Saturday, August 26, 2006

More thoughts on the Sacraments

"Now to him who is able to establish you by my gospel and the proclamation of Jesus Christ, according to the revelation of the mystery hidden for long ages past, but now revealed and made known through the prophetic writings by the command of the eternal God, so that all nations might believe and obey him--to the only wise God be glory forever through Jesus Christ. Amen." (Romans 16:25-7)

When I read through this passage at the tail end of Romans this morning, I recognized that this passage is speaking of the gospel proclaimed and "made known through the prophetic writings." But then I thought of another proclamation: the Lord's Supper. In 1 Corinthians 11:26 Paul says that "whenever you eat this bread and drink this cup, you proclaim the Lord's death until he comes." If you connect the dots, the Supper is also a proclamation of the gospel that would serve to effectively "strengthen and preserve [us] in the one true faith unto life everlasting," using the words of the Lutheran liturgy. After all, it is a sign of the atoning death of Christ, a "visible gospel" tangible to our senses in the bread and wine. It says, "As truly as this bread and wine are real and give you life by being in you, so too do you have within you life by union to the crucified and risen Lord."

But it's not just the Lord's death that is proclaimed; it's also his resurrection and the consummation of the kingdom and our redemption. Note that little phrase "until he comes." Jesus talks of the meal as something to be shared again upon its fulfillment in the kingdom of God (Luke 22:14-18). Whenever we share this meal, we are (or ought to be) aware and expectant of the resurrection that followed Jesus' tomb and, by virtue of our union to him and participation in him through this meal, our own resurrection as well. Maybe this is why Catholics sing the mysterion before the Eucharist: "Christ has died, Christ is risen, Christ will come again"--an eager expectation of the coming wedding feast of the Lamb.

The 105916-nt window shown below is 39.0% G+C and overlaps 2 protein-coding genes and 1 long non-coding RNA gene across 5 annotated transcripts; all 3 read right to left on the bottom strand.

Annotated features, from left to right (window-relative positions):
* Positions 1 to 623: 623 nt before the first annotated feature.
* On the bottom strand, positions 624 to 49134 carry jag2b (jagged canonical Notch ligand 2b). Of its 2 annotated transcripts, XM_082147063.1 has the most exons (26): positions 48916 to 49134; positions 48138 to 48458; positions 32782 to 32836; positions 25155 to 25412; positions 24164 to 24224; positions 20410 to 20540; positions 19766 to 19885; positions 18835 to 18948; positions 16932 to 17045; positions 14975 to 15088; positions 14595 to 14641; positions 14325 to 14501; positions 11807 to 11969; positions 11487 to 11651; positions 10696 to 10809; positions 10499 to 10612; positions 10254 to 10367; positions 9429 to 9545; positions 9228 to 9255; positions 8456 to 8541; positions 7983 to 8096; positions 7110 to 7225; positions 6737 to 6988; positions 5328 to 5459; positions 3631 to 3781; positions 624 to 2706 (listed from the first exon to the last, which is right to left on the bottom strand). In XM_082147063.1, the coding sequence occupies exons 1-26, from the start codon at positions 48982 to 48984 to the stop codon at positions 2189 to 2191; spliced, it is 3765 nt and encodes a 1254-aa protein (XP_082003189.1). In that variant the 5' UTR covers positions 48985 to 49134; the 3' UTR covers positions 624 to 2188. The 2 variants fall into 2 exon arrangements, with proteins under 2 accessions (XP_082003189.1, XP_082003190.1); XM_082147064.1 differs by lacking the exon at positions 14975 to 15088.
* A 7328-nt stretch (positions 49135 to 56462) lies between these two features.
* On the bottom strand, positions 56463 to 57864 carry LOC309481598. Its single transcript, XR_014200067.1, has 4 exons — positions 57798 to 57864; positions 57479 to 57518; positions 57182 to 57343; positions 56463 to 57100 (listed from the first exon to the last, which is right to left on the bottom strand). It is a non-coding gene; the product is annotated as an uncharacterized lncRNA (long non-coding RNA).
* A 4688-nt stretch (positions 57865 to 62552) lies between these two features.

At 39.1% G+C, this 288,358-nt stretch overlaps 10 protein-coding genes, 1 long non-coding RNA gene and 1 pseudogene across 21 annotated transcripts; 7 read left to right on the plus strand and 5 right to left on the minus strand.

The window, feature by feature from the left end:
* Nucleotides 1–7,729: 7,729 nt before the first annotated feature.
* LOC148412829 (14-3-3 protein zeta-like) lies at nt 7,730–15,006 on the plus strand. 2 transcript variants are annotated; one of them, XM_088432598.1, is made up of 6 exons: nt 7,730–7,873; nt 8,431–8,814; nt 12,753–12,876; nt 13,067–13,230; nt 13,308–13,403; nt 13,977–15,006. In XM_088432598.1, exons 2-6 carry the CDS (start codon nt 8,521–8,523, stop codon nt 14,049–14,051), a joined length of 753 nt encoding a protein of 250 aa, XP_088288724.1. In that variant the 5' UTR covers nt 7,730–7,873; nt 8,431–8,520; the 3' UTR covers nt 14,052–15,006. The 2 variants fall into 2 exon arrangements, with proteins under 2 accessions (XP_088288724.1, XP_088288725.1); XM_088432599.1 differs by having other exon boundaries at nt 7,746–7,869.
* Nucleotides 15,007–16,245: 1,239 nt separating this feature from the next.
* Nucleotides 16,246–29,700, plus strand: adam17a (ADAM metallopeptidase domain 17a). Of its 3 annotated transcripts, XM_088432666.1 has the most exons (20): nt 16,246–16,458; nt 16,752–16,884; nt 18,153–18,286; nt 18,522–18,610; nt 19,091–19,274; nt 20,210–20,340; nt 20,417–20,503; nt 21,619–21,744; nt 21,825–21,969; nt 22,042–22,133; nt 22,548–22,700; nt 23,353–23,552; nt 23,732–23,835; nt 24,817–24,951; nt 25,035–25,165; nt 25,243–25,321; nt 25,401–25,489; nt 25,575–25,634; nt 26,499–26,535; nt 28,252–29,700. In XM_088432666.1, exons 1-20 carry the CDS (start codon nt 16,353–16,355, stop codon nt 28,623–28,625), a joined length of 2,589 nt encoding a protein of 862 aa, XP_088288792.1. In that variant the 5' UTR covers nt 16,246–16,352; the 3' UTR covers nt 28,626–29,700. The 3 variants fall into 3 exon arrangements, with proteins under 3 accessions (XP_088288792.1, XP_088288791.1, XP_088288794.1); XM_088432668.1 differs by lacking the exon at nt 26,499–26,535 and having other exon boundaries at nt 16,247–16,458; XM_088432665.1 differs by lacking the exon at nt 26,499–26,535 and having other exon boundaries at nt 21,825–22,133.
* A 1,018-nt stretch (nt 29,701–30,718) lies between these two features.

Finally--and here's where stuff gets way weird and theologically deep--we baptize children as a sign and seal of "our ingrafting into Christ, and partaking of the benefits of the covenant of grace" (Westminster Shorter Catechism, question 94), right? Baptism incorporates us into the body of Christ, the church. And because Christ died for all people and gives us new birth by grace, not by physical, intellectual, or spiritual maturity, we baptize children. "And truly, Christ has shed his blood no less for washing little children of believers than he did for adults" (Belgic Confession, article 34). "Infants as well as adults are in God's covenant and are his people. They, no less than adults, are promised the forgiveness of sin through Christ's blood and the Holy Spirit who produces faith" (Heidelberg Catechism, Lord's Day 27).

So here's my question: ought we also allow children to share in the Supper? After all, if baptism seals or guarantees what it represents: "partaking of the benefits of the covenant of grace," and such benefits include the gospel-confirming, faith-strengthening Supper, ought we not deny children this very benefit? Yes, Scripture says we are to "recognize" or "discern" the body of the Lord in the Supper (1 Cor. 11:29). But I'm not sure this has as much to do with consubstantiation as with the visible fellowship of the church in the Supper: "Because there is one loaf, we, who are many, are one body, for we all partake of one loaf" (1 Cor. 10:17). Would a little girl who loves Jesus and knows that Jesus loves her see everyone else communing at the Table and wonder, Why am I not allowed to take part? Didn't her baptism make her part of the body, the one loaf of which others partake?

1 comment:

Ryan said...

This has been a debate in some Lutheran circles, considering that confirmation is not a sacrament. I'm actually sympathetic to that. I think a child can grasp Jesus being in, with, and under the bread and wine better than some enlightened adult.